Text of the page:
Trail Work Day Pt 1: Winnick Woods

Winnick Woods Trail Day, Cape Elizabeth, Maine

There’s something thrilling about riding a trail that you helped build or maintain.  The trail feels smoother and faster.  The descents are more fun.  The climbs, more ridable.  The root-sections, suddenly, less dangerous.  And, as you ride over that rock-fortified, erosion-resistant section, you can feel each stone that your hands placed as your tires roll over it.  The elation you feel when you ride that trail is pride.  It comes from long mornings of hauling wheelbarrows full of gravel and chopping out hidden, tire-eating stumps from the edge of the trail.  It comes from wiping gritty sweat out of your eyes with the back of a work glove.  It’s pride of a job well done (even if it’s a work in progress.)  You begin to take ownership of it.  This is my trail.

John swings at a stump, Winnick Woods trail day, CE, Maine

I’ve been able to experience that thrill several times while riding the “Holy Cross” trail outside of Grand Junction, Colorado, after working with COPMOBA.  If you’re in the Grand Junction area, go ride it.  It’s the masterpiece of theTabeguache (Lunch Loop) trails system.  Every time I ride it, I experience that pride.  Now, I get to experience that sense of pride here in Maine.
I volunteered time working on the Winnick Woods trail system in Cape Elizabeth for Greater Portland NEMBA and had a blast.  Winnick Woods, already one of the area’s best trail systems, is now better than ever.  The trails will be more fun for me to ride, not just because of the improvements we made to them, but because of the effort I put in.
Some ways you can find out about trail work days going on in your area is to search for local trail organizations or look through IMBA’s trail organization database.  Keep in mind, also, that a large presence of volunteers doesn’t just make the work of keeping trails up easier, it also shows land managers that mountain bikers care about the trails.  Providing free labor to cash-strapped land agencies (public and private) helps ensure a good relationship when it comes time to decide what “multi-use” really means.  Mountain biking, like all trail-based activities, has an impact.  Make sure you give more than you take by volunteering.

Matador TV Internship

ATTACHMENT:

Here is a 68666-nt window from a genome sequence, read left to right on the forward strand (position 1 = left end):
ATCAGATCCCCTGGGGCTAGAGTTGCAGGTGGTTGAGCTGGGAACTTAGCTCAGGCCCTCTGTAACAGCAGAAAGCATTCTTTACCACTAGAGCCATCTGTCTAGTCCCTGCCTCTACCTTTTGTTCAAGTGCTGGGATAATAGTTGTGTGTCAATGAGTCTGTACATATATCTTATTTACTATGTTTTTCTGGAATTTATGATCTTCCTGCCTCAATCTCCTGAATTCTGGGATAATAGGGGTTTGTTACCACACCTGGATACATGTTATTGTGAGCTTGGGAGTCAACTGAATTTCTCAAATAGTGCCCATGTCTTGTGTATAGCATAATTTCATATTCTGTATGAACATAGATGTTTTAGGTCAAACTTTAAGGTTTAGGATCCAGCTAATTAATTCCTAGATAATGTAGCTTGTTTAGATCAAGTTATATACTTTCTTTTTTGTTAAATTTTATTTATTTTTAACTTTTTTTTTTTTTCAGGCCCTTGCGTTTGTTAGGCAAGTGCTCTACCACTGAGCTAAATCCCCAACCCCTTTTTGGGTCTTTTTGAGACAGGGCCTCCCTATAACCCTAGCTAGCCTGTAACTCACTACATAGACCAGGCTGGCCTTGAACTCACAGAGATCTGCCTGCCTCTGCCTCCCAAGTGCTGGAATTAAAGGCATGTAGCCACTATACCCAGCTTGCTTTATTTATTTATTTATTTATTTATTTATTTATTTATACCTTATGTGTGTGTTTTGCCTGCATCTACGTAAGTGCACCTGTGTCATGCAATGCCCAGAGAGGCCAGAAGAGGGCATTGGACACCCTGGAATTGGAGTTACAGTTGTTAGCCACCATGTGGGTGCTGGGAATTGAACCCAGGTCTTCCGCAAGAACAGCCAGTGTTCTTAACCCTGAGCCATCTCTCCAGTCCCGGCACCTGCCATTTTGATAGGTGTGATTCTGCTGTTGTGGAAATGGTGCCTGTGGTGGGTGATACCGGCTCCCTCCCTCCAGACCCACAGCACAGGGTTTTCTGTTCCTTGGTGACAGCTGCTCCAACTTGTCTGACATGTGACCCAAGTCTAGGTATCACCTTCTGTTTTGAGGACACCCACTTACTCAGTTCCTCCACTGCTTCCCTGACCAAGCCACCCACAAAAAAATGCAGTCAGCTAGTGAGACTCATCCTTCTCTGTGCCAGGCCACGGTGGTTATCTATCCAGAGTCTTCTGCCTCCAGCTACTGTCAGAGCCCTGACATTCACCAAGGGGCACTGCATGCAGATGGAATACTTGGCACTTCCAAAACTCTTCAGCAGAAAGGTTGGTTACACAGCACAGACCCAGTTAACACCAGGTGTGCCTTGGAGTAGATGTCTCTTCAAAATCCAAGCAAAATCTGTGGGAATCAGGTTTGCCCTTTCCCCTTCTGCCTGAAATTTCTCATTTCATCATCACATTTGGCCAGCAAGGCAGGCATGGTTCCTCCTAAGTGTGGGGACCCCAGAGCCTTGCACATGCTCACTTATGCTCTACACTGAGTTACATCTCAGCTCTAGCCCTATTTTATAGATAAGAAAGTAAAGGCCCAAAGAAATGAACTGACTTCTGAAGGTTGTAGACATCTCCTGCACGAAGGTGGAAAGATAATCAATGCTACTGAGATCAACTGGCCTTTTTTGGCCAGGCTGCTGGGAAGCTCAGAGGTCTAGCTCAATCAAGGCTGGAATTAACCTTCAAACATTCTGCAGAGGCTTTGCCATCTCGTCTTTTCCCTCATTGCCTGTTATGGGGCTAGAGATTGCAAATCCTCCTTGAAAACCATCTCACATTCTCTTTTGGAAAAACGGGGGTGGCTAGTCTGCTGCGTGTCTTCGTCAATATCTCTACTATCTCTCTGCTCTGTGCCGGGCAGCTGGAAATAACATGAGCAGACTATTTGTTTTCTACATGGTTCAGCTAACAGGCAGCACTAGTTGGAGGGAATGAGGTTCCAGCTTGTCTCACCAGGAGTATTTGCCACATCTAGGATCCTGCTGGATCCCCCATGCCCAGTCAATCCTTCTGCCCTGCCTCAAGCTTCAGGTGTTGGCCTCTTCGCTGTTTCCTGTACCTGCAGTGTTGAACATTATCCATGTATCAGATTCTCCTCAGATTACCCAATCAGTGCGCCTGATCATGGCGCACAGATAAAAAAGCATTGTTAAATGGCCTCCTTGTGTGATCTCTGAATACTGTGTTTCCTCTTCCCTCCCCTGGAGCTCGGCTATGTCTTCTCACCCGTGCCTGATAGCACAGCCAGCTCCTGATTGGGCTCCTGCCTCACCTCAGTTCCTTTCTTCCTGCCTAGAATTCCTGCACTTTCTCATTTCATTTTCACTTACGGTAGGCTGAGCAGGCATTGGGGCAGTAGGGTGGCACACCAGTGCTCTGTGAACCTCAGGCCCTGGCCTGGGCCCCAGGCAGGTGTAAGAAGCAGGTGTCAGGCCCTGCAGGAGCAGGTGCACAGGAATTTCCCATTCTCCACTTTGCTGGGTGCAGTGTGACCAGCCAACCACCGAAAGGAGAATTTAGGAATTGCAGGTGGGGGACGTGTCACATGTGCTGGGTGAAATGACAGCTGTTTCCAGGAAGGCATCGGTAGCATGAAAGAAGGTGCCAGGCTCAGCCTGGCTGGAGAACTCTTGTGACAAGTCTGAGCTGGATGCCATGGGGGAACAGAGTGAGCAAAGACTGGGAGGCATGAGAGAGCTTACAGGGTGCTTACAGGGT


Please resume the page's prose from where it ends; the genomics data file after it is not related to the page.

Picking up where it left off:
I spent the last three hours trawling the internet for interesting travel videos, seeing new places and getting stoked to explore the world. Can this really be my new job?
It is. A few weeks ago, I decided it was time to take my travel media career to a new level. I applied for an internship with Matador TV. The hard work of becoming a frequent contributor to the Matador Network paid off and I got the position! Now it’s my job to ensure that Matador TV lives up to its tag line, “Filtering the Best Travel Video on the Web.” I do this by wandering around the web, watching travel videos from various filmmakers (something I’d be doing anyway) and looking for great work to feature on the Matador TV site.

Photo by: Julian Cohen

The first video I posted, called “Diving with Great White Sharks,” is up and ready to watch. I thought a video of people experiencing the business end of a twenty-foot-long eating machine was the ultimate “encounter.” Their accounts, in the back of the tour boat afterward, really bring home the feeling of the event.

I have been lucky enough to work with the Matador Network editors for the last three years and am excited to continue in this new, more involved role. I am also lucky enough to get to work with fellow travel video producer Lindsay Clark, my co-intern (see her excellent pick for “animal encounter” here). Being selected along-side her is an honor. Her website Nomadderwhere chronicles her living the dream of getting out there and seeing the world. I hope to learn from Lindsay and my editor Josh Johnson in the months to come and add some fantastic video content to Matador TV.